Previously, I have explained the importance of developing headings and consistent contents pages to assist in writing longer pieces of work. In this post, I will explain how to go about doing this, using Microsoft Word 2007, to automatically generate a contents page. But the same can be achieved using later versions of word such as Word 2010, or Word 2013.
The first step in generating automatic contents pages is to become familiar with the ribbon at the top of the page. Under the home tab, on the right hand half of the ribbon, you will see a selection of options for text, including Heading 1, Heading 2, Heading 3 and Title.
Reserve Heading 1 for the names of your chapters as it is much easier to generate an automatic contents page with Heading 1 than it is for the Title setting. Experiment with the characteristics you like and keep them consistent throughout your work.
One you have the layout of the headings that you are happy with, click on the references tab. On the far left of the ribbon, you will see the ‘Table of Contents’ icon. Click the icon and a drop down menu will become available. Choose the layout you prefer. A Table of Contents will automatically be generated, and displayed according to your selection of Headings in the document.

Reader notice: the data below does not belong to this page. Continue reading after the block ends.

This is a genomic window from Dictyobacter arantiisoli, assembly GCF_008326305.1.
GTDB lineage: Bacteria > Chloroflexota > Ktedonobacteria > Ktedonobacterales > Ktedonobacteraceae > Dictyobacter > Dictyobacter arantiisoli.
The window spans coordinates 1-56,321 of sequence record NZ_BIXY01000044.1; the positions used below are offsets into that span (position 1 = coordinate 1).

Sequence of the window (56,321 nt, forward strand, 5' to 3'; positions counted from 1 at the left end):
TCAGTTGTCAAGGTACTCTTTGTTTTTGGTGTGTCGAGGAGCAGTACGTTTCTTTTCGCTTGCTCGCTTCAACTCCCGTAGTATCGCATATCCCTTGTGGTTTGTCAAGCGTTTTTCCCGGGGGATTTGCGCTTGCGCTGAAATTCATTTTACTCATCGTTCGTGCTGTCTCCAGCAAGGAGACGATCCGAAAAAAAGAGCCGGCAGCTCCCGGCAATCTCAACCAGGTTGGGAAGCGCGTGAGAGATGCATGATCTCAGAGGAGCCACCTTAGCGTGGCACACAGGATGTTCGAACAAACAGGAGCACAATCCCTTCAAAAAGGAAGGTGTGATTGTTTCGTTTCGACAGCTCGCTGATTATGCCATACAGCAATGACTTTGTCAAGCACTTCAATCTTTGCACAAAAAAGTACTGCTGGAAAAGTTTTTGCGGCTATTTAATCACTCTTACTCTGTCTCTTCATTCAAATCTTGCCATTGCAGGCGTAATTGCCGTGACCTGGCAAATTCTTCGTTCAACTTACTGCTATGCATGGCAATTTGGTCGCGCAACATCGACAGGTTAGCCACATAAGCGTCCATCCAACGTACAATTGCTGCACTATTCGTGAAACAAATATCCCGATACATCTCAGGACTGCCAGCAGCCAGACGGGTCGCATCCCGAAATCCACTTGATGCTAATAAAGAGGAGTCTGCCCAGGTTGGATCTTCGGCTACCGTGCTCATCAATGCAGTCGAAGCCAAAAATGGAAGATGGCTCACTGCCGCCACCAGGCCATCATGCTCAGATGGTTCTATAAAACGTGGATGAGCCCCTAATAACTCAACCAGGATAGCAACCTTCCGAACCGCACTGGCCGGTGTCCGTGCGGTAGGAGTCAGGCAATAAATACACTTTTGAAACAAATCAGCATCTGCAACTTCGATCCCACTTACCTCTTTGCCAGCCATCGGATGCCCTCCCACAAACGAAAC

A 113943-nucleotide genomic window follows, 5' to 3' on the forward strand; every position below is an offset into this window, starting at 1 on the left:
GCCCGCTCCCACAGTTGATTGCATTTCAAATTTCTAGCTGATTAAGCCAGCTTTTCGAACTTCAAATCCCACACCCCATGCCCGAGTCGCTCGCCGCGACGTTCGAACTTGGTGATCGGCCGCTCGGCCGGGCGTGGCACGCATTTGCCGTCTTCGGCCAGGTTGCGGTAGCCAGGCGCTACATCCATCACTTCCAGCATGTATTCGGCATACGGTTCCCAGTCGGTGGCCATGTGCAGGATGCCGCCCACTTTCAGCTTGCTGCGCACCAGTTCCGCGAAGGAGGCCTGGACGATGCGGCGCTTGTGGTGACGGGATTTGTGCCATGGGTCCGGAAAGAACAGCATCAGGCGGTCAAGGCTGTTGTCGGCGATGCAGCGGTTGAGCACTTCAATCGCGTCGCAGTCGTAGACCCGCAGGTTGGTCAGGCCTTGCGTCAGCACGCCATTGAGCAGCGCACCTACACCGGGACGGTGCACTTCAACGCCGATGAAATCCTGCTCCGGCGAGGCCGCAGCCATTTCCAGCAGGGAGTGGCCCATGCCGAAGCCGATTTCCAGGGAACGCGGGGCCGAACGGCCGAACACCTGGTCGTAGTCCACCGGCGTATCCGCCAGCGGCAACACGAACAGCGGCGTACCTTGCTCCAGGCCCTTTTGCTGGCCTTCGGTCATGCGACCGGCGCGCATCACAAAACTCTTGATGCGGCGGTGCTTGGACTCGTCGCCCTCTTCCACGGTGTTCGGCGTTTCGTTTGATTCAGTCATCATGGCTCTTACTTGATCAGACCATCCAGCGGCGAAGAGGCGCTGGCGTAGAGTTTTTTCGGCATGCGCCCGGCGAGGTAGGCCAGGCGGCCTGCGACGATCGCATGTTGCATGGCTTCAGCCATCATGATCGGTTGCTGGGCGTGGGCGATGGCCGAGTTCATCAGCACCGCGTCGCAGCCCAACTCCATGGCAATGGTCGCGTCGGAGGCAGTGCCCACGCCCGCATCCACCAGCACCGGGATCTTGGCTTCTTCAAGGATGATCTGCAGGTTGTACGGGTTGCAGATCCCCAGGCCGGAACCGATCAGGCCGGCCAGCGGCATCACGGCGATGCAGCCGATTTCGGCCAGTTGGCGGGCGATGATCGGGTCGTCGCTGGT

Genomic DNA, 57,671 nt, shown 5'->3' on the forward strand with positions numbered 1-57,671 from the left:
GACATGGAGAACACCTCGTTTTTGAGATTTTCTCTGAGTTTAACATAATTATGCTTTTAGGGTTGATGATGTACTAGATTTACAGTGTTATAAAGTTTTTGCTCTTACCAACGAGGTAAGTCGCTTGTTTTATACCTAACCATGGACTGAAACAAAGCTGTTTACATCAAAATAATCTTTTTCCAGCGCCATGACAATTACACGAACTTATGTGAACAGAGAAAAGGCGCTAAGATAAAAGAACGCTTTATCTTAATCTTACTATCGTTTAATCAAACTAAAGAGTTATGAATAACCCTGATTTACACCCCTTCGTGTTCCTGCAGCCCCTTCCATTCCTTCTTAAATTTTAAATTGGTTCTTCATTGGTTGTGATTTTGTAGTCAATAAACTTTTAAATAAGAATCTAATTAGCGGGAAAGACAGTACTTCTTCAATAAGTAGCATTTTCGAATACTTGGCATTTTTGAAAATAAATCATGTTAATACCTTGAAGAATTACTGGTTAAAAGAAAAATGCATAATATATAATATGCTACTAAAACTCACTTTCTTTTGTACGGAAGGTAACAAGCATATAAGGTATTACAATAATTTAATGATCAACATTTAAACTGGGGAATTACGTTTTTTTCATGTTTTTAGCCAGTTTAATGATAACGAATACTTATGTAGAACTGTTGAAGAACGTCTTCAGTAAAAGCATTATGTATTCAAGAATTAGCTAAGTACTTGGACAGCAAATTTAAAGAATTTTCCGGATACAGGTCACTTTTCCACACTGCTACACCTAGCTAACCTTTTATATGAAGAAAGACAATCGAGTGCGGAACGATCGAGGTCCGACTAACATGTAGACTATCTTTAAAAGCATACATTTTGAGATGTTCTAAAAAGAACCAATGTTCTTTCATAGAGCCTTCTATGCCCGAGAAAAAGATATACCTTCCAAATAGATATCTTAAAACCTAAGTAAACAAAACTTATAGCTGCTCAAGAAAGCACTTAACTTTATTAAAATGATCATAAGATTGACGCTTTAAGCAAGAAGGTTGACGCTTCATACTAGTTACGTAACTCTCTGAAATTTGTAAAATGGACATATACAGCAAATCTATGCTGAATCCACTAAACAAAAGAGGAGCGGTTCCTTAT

If you have forgotten something, and add headings later, click anywhere in the table of contents, and click “update table”. This is particularly handy when you are merging multi-chapter documents, and making sure that the formatting of a large manuscript is consistent:
Any updated or new headings in the document will now be added into the contents page:
And it really is as simple as that.
Perfect for developing contents pages for reports, theses and other documents which require headings.